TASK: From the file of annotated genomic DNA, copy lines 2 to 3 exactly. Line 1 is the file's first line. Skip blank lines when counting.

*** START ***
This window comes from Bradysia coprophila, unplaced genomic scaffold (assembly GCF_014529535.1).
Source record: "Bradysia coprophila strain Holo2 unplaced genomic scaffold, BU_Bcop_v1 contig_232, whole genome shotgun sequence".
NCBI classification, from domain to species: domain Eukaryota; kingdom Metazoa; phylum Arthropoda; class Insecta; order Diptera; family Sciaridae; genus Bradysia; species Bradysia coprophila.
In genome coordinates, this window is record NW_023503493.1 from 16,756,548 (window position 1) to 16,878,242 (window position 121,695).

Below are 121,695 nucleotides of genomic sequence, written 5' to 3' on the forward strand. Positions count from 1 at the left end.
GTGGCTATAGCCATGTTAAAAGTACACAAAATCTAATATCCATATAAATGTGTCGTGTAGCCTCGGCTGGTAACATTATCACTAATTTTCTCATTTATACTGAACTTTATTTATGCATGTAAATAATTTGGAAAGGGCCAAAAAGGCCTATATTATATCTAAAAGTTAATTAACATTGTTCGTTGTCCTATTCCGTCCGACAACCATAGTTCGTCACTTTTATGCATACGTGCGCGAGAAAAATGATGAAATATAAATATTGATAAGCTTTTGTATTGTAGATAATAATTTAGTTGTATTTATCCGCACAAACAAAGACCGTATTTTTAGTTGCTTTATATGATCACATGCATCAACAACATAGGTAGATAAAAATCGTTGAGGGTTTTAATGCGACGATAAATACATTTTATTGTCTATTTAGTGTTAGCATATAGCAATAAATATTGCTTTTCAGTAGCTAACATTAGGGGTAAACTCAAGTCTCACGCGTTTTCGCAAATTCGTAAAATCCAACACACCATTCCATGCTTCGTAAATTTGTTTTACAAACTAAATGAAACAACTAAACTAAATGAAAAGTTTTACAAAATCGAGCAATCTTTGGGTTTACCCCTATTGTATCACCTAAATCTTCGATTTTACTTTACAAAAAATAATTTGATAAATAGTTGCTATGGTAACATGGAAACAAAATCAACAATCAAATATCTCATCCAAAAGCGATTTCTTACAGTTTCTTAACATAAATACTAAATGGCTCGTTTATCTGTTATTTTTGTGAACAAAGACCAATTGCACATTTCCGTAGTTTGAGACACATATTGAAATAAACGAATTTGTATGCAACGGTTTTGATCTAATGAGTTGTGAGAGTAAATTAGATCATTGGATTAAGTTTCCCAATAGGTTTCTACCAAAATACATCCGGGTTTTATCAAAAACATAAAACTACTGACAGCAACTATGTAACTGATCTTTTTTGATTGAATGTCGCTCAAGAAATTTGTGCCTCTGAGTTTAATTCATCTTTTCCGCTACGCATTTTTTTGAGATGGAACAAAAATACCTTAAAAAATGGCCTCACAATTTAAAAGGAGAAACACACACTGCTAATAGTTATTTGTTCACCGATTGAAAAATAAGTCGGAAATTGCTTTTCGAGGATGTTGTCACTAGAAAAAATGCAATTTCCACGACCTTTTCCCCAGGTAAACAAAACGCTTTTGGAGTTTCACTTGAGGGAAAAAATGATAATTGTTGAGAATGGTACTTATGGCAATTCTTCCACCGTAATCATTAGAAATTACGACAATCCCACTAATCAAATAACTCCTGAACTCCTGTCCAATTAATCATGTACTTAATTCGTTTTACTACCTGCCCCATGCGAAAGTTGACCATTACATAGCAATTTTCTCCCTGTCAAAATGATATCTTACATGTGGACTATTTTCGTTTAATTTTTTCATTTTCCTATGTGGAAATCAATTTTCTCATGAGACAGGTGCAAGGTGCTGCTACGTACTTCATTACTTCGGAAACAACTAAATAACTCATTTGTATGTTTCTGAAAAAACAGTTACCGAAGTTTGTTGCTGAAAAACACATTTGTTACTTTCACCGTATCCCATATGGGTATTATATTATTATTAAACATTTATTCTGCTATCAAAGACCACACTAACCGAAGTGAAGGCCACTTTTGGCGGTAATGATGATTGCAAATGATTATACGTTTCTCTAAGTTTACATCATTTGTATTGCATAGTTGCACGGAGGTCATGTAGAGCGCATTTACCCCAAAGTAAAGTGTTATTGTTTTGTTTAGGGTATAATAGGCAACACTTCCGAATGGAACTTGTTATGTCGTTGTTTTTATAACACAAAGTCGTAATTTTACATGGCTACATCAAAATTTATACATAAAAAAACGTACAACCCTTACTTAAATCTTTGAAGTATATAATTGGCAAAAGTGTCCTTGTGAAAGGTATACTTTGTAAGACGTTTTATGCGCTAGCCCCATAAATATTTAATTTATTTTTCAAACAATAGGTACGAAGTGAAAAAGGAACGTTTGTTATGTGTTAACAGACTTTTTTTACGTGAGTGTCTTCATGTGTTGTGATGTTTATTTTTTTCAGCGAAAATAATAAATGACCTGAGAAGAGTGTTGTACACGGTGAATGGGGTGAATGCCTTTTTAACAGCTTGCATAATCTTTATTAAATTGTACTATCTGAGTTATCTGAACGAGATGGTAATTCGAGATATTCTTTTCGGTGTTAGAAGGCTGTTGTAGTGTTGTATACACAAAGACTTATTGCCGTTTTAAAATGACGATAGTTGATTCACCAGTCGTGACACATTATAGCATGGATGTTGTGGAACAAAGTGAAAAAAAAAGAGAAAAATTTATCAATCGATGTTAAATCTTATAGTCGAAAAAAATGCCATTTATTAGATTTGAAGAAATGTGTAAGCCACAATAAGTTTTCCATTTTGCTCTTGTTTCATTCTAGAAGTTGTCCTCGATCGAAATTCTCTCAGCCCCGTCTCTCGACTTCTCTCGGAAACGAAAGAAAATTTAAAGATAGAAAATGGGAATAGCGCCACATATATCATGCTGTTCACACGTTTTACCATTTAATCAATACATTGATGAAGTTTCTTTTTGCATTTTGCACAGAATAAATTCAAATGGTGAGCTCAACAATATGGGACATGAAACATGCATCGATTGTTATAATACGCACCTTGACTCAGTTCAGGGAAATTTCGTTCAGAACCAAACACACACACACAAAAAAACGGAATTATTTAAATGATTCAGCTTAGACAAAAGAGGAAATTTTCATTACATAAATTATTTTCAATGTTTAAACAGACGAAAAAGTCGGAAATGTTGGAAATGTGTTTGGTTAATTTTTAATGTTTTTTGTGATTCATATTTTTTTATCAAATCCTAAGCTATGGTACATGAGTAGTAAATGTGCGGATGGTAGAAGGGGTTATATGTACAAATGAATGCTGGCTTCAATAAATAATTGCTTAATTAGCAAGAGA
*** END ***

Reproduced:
Source record: "Bradysia coprophila strain Holo2 unplaced genomic scaffold, BU_Bcop_v1 contig_232, whole genome shotgun sequence".
NCBI classification, from domain to species: domain Eukaryota; kingdom Metazoa; phylum Arthropoda; class Insecta; order Diptera; family Sciaridae; genus Bradysia; species Bradysia coprophila.